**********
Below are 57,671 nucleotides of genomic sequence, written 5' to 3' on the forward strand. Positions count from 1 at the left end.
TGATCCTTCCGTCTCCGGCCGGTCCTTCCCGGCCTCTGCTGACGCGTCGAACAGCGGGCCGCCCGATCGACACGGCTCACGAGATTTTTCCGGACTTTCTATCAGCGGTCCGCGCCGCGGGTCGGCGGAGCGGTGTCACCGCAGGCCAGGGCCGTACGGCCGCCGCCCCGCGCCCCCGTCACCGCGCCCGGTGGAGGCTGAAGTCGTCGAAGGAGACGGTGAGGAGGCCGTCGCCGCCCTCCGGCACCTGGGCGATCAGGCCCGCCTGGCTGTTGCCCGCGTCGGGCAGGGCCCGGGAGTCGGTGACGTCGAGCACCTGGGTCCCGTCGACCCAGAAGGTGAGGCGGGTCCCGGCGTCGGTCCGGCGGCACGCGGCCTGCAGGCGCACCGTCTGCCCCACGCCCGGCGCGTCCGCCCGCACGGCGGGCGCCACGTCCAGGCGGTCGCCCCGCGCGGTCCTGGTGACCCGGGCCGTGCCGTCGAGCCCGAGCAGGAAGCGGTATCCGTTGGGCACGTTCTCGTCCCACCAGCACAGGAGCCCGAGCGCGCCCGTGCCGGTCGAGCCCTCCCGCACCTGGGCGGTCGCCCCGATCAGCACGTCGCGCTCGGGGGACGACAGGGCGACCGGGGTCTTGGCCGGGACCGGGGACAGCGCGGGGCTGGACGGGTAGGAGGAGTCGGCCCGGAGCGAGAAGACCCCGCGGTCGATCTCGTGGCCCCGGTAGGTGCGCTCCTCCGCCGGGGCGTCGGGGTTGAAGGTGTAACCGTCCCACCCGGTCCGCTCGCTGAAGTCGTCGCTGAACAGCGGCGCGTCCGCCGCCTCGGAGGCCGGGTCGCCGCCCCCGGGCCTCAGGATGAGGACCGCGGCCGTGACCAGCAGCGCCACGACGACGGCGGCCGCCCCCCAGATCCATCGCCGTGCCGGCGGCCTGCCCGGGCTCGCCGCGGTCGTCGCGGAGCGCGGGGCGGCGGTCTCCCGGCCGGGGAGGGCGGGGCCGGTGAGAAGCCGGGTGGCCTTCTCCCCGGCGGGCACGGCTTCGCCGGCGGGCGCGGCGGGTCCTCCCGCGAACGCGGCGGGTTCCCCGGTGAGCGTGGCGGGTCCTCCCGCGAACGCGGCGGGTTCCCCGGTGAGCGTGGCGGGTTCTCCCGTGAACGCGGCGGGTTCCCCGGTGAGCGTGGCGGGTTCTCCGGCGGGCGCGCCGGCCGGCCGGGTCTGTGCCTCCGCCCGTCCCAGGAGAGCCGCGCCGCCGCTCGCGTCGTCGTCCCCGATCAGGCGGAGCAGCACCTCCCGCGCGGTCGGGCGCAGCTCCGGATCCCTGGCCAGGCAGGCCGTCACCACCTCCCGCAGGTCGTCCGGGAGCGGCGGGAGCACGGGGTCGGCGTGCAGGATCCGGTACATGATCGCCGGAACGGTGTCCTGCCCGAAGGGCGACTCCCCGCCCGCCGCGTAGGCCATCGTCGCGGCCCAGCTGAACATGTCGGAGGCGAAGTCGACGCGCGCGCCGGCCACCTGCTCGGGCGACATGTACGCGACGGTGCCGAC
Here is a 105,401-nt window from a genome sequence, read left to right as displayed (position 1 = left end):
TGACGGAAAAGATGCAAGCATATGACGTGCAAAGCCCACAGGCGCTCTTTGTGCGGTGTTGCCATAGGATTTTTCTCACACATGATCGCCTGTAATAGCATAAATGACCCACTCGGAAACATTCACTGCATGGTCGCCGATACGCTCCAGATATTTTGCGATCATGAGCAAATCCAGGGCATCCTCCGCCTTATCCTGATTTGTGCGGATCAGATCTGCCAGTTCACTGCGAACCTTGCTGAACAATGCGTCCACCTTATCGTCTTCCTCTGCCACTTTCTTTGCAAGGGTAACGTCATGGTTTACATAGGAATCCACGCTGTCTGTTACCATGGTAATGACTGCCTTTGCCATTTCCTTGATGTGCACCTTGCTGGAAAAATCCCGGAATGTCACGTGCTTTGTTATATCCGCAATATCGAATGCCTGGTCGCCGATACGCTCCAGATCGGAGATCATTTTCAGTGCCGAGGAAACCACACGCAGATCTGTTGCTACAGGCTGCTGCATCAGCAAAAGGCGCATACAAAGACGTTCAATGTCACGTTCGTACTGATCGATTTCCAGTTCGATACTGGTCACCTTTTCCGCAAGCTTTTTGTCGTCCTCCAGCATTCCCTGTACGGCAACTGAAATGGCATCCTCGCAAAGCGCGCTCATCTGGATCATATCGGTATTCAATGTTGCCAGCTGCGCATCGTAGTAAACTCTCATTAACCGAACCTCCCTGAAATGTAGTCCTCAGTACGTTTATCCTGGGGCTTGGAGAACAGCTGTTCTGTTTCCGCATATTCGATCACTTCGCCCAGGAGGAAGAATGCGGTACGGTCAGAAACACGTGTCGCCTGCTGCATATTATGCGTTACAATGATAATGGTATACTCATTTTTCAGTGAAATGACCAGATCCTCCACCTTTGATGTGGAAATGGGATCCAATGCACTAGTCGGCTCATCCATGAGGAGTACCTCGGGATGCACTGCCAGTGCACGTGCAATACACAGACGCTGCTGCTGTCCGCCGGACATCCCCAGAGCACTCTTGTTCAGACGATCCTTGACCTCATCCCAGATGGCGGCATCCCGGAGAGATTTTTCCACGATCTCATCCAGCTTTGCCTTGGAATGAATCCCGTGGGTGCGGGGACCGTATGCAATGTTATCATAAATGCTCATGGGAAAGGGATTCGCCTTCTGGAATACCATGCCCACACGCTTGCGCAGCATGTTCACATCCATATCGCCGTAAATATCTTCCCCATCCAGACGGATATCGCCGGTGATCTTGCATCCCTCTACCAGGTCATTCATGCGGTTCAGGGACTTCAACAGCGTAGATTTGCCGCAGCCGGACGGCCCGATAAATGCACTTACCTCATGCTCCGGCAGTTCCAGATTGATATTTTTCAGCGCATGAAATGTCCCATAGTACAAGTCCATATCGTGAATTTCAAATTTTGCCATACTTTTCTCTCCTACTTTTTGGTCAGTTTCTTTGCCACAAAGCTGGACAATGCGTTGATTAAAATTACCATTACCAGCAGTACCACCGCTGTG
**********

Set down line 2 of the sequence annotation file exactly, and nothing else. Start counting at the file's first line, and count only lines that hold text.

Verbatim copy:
TGATCCTTCCGTCTCCGGCCGGTCCTTCCCGGCCTCTGCTGACGCGTCGAACAGCGGGCCGCCCGATCGACACGGCTCACGAGATTTTTCCGGACTTTCTATCAGCGGTCCGCGCCGCGGGTCGGCGGAGCGGTGTCACCGCAGGCCAGGGCCGTACGGCCGCCGCCCCGCGCCCCCGTCACCGCGCCCGGTGGAGGCTGAAGTCGTCGAAGGAGACGGTGAGGAGGCCGTCGCCGCCCTCCGGCACCTGGGCGATCAGGCCCGCCTGGCTGTTGCCCGCGTCGGGCAGGGCCCGGGAGTCGGTGACGTCGAGCACCTGGGTCCCGTCGACCCAGAAGGTGAGGCGGGTCCCGGCGTCGGTCCGGCGGCACGCGGCCTGCAGGCGCACCGTCTGCCCCACGCCCGGCGCGTCCGCCCGCACGGCGGGCGCCACGTCCAGGCGGTCGCCCCGCGCGGTCCTGGTGACCCGGGCCGTGCCGTCGAGCCCGAGCAGGAAGCGGTATCCGTTGGGCACGTTCTCGTCCCACCAGCACAGGAGCCCGAGCGCGCCCGTGCCGGTCGAGCCCTCCCGCACCTGGGCGGTCGCCCCGATCAGCACGTCGCGCTCGGGGGACGACAGGGCGACCGGGGTCTTGGCCGGGACCGGGGACAGCGCGGGGCTGGACGGGTAGGAGGAGTCGGCCCGGAGCGAGAAGACCCCGCGGTCGATCTCGTGGCCCCGGTAGGTGCGCTCCTCCGCCGGGGCGTCGGGGTTGAAGGTGTAACCGTCCCACCCGGTCCGCTCGCTGAAGTCGTCGCTGAACAGCGGCGCGTCCGCCGCCTCGGAGGCCGGGTCGCCGCCCCCGGGCCTCAGGATGAGGACCGCGGCCGTGACCAGCAGCGCCACGACGACGGCGGCCGCCCCCCAGATCCATCGCCGTGCCGGCGGCCTGCCCGGGCTCGCCGCGGTCGTCGCGGAGCGCGGGGCGGCGGTCTCCCGGCCGGGGAGGGCGGGGCCGGTGAGAAGCCGGGTGGCCTTCTCCCCGGCGGGCACGGCTTCGCCGGCGGGCGCGGCGGGTCCTCCCGCGAACGCGGCGGGTTCCCCGGTGAGCGTGGCGGGTCCTCCCGCGAACGCGGCGGGTTCCCCGGTGAGCGTGGCGGGTTCTCCCGTGAACGCGGCGGGTTCCCCGGTGAGCGTGGCGGGTTCTCCGGCGGGCGCGCCGGCCGGCCGGGTCTGTGCCTCCGCCCGTCCCAGGAGAGCCGCGCCGCCGCTCGCGTCGTCGTCCCCGATCAGGCGGAGCAGCACCTCCCGCGCGGTCGGGCGCAGCTCCGGATCCCTGGCCAGGCAGGCCGTCACCACCTCCCGCAGGTCGTCCGGGAGCGGCGGGAGCACGGGGTCGGCGTGCAGGATCCGGTACATGATCGCCGGAACGGTGTCCTGCCCGAAGGGCGACTCCCCGCCCGCCGCGTAGGCCATCGTCGCGGCCCAGCTGAACATGTCGGAGGCGAAGTCGACGCGCGCGCCGGCCACCTGCTCGGGCGACATGTACGCGACGGTGCCGAC